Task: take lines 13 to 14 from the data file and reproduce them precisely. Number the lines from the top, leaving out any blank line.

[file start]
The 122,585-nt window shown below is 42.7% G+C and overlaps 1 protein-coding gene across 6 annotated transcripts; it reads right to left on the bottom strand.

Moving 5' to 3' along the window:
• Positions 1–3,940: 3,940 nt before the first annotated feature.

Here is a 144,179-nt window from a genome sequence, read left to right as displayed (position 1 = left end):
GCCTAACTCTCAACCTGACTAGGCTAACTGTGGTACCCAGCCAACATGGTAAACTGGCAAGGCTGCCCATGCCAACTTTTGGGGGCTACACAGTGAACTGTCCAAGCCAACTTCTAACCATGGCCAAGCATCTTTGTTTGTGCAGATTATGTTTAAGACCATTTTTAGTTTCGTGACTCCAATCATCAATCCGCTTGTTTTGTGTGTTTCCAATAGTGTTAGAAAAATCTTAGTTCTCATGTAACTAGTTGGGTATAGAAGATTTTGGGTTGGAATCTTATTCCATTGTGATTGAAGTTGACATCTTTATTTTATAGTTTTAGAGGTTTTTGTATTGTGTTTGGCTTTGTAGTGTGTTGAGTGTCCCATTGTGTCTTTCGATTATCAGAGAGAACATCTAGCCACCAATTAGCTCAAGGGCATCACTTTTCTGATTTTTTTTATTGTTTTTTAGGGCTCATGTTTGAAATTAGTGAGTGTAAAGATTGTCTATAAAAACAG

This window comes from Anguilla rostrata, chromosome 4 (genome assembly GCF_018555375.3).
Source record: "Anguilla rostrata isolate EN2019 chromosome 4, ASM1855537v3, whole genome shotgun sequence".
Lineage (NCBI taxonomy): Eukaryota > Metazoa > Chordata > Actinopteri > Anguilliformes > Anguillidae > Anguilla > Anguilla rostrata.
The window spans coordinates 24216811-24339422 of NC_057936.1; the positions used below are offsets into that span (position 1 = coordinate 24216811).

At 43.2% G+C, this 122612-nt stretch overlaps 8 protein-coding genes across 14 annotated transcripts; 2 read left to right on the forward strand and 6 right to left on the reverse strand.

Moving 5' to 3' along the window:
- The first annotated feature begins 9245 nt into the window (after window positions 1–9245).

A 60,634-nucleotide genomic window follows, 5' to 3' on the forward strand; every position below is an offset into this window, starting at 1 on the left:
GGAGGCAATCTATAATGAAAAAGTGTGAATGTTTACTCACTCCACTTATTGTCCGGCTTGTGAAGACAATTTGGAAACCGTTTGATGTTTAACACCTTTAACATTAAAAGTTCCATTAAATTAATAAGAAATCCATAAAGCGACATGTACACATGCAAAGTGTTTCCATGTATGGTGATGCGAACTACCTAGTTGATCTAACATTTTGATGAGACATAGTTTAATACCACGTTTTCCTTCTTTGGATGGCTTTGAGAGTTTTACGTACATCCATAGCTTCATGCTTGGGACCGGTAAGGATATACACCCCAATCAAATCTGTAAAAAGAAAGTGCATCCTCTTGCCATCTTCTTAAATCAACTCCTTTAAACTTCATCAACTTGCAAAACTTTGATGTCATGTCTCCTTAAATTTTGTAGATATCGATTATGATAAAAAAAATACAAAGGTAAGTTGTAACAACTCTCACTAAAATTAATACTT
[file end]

A 60,634-nucleotide genomic window follows, 5' to 3' on the forward strand; every position below is an offset into this window, starting at 1 on the left:
GGAGGCAATCTATAATGAAAAAGTGTGAATGTTTACTCACTCCACTTATTGTCCGGCTTGTGAAGACAATTTGGAAACCGTTTGATGTTTAACACCTTTAACATTAAAAGTTCCATTAAATTAATAAGAAATCCATAAAGCGACATGTACACATGCAAAGTGTTTCCATGTATGGTGATGCGAACTACCTAGTTGATCTAACATTTTGATGAGACATAGTTTAATACCACGTTTTCCTTCTTTGGATGGCTTTGAGAGTTTTACGTACATCCATAGCTTCATGCTTGGGACCGGTAAGGATATACACCCCAATCAAATCTGTAAAAAGAAAGTGCATCCTCTTGCCATCTTCTTAAATCAACTCCTTTAAACTTCATCAACTTGCAAAACTTTGATGTCATGTCTCCTTAAATTTTGTAGATATCGATTATGATAAAAAAAATACAAAGGTAAGTTGTAACAACTCTCACTAAAATTAATACTT